St John’s Parish Church – The Early Years

The original St John's church in 1865, Albert Eden Collection

The first St John’s Church, built in 1821, was an episcopal chapel as a perpetual curacy attached to Bispham Parish Church and dedicated to St John the Evangelist. Costing £1070.0.5d, it was built with bricks moulded from clay from a brickcroft situated near the Metropole Hotel. The church was described as a “plain brick edifice with a low embattled tower and destitute of any architectural beauty.” It was consecrated by George Henry Law, the Bishop of Chester, on 6th July 1821.

The first burial, which took place on 14th October 1822, was that of John Butcher, aged 3 days!

In 1851 a stained glass window in memory of Henry Banks was installed. The window can still be seen today in the West Gable of the present church. (The Banks family were early pioneers of the resort).

In 1860 St John’s became the parish church of Blackpool. An organ worked by gas was installed in 1870. The churchyard was closed to burials in 1873 when Layton Cemetery was completed.

Due to rapid expansion of the resort, the original church was demolished to make way for the present St John’s. During the transition, services were held in the Octagon Room, Talbot Square (formerly Yates’s Wine Lodge).

The new St John's in 1925, Albert Eden Collection

On 11th July 1877 the Mayor of Blackpool, Dr William Henry Cocker, laid the foundation stone of the new church. He also contributed the sum of £1000 to the total building cost of £13,675 7s 4d. The ceremonial trowel and foundation stone can still be seen today.

The new church designed by architects Garlick, Park and Sykes was completed in 1878, built of brick and faced with yellow stone in an early English style. It was consecrated on 25th June 1878 by the Bishop of Manchester, the RT Rev James Fraser. Electric lighting was installed in 1915. Also in the same year heavy breathing was heard in the church grounds (eerie!) On investigation by fearless church parishioners, it turned out to be gas escaping from the engine used to power the organ.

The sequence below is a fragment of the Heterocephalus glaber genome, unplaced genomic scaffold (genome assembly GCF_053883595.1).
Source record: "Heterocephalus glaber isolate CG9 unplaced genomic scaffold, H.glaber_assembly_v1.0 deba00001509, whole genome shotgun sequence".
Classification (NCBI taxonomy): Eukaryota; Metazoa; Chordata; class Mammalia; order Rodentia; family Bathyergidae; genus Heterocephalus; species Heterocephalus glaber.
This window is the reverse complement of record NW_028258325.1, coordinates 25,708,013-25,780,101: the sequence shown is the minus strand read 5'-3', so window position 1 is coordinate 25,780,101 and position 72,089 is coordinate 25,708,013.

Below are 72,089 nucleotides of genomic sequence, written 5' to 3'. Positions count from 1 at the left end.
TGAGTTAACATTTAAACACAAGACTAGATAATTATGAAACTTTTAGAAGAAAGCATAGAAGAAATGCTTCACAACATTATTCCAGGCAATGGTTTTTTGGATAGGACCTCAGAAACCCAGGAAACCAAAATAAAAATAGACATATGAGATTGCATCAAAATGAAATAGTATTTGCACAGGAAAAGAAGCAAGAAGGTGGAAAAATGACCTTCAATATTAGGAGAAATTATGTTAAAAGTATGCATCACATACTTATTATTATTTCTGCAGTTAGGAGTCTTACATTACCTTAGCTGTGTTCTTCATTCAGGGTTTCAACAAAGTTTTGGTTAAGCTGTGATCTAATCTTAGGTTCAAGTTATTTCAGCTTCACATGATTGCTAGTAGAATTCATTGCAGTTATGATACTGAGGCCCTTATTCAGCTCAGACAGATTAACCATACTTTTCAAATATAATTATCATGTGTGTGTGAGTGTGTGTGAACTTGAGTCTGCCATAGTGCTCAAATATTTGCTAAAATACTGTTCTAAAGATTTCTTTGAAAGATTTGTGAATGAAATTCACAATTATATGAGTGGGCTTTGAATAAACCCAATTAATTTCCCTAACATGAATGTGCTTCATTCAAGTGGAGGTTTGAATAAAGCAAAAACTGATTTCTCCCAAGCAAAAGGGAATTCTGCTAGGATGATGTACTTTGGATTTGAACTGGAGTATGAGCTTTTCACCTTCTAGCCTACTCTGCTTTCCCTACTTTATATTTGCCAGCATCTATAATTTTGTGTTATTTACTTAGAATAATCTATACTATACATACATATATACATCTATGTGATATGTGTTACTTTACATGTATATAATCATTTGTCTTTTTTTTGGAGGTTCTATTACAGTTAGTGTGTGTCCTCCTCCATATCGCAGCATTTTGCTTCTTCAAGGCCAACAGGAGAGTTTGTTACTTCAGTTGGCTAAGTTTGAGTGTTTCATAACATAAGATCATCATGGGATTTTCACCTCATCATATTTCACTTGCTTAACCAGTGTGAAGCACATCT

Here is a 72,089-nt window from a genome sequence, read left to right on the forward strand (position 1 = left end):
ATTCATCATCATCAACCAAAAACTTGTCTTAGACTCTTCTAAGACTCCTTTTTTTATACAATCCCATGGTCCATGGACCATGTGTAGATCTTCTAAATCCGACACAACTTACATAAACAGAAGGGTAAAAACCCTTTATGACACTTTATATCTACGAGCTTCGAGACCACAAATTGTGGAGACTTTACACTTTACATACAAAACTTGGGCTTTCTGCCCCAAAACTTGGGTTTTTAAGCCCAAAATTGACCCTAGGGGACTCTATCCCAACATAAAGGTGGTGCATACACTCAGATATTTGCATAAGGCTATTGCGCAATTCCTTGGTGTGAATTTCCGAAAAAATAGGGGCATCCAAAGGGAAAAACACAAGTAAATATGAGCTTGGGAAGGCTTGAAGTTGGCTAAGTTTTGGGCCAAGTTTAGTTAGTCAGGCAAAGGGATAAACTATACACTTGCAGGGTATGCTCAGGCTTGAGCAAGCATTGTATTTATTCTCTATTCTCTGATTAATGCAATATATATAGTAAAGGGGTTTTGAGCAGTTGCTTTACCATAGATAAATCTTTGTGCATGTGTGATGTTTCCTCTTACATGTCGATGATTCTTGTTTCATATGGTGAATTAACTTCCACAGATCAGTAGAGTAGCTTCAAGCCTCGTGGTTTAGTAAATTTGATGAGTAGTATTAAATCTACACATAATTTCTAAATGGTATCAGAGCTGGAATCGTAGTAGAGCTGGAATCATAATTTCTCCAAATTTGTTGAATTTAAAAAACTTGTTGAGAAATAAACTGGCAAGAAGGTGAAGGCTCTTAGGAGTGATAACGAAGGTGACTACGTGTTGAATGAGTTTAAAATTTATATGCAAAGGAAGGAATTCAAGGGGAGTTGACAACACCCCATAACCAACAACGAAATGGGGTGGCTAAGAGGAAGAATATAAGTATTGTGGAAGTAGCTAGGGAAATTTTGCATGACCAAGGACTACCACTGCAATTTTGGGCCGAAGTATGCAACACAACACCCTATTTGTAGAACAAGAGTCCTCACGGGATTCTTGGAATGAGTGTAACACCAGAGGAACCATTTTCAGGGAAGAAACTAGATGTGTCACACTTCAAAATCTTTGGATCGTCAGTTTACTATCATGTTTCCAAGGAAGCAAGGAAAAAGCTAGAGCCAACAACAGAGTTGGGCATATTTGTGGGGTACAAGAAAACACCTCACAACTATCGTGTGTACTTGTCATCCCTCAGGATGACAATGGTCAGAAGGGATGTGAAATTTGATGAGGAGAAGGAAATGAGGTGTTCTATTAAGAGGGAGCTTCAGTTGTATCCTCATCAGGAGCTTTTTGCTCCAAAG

In 1924 the corporation obtained the burial ground for road widening. As part of the agreement, the church was granted the right and easement in perpetuity of converting in the area an open space forever. The area is cordoned off on one day of the year, usually Christmas Eve or New Year’s Eve, in respect of the continued open space. Silver studs can be seen in the paving which mark the original boundary of the burial ground. The remains of 344 bodies were exhumed and re-interred in Layton Cemetery. Their names are recorded on the raised memorial stone by Cedar Square. However, the Cocker and Thornber graves remain intact.

From 1829 until 1845 the incumbent of St John’s Church was the Rev William Thornber. William was a notorious drinking and fighting curate – well known for his pugilistic tendencies. However, he was a noted historian of some repute and his graphic history of Blackpool published in 1837 made him more friends since his death than enemies during his lifetime. After having resigned in 1845, his turbulent career came to a sad and sorry end in 1885 when he died aged 82 under care in a private asylum in Stafford. His grave remains to this day at the east end of St John’s Church.

After 100 years of use the church was in need of repair, and restoration work was carried out in 1986. Further renovation took place between 2000 and 2006 at a cost of £1.6 million. A community and conference centre was built, as well as a dedicated area for the homelessness charity Street Life.

The current vicar is Rev Steve Haskett, who started his post on the 22nd February 2017. The parish is within the diocese of Blackburn, which is within the ecclesiastical province of York. It is the archdeaconry of Lancaster and the deanery of Blackpool. The church is part of the Heritage Open Days programme every September, opening its doors for members of the public to enjoy tours and demonstrations free of charge.

St John’s was designated a grade ll listed building on 20th October 1983.

Barry Shaw

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